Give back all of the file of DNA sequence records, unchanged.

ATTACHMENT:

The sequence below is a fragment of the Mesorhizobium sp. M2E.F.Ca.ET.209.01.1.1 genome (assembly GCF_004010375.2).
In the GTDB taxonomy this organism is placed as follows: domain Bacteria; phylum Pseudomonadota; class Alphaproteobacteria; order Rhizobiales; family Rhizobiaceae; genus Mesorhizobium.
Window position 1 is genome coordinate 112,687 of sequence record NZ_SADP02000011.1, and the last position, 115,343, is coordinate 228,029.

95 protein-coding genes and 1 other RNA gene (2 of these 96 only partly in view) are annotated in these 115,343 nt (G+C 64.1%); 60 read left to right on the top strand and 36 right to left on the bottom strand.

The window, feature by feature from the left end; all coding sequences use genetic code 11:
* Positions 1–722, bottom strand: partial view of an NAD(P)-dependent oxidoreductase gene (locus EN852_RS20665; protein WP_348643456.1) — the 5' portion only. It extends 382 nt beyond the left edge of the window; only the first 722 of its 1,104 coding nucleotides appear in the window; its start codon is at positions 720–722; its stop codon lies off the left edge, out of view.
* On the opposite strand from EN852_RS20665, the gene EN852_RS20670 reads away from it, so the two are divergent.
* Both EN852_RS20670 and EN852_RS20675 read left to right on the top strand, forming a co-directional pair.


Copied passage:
The sequence below is a fragment of the Mesorhizobium sp. M2E.F.Ca.ET.209.01.1.1 genome (assembly GCF_004010375.2).
In the GTDB taxonomy this organism is placed as follows: domain Bacteria; phylum Pseudomonadota; class Alphaproteobacteria; order Rhizobiales; family Rhizobiaceae; genus Mesorhizobium.
Window position 1 is genome coordinate 112,687 of sequence record NZ_SADP02000011.1, and the last position, 115,343, is coordinate 228,029.

95 protein-coding genes and 1 other RNA gene (2 of these 96 only partly in view) are annotated in these 115,343 nt (G+C 64.1%); 60 read left to right on the top strand and 36 right to left on the bottom strand.

The window, feature by feature from the left end; all coding sequences use genetic code 11:
* Positions 1–722, bottom strand: partial view of an NAD(P)-dependent oxidoreductase gene (locus EN852_RS20665; protein WP_348643456.1) — the 5' portion only. It extends 382 nt beyond the left edge of the window; only the first 722 of its 1,104 coding nucleotides appear in the window; its start codon is at positions 720–722; its stop codon lies off the left edge, out of view.
* On the opposite strand from EN852_RS20665, the gene EN852_RS20670 reads away from it, so the two are divergent.
* Both EN852_RS20670 and EN852_RS20675 read left to right on the top strand, forming a co-directional pair.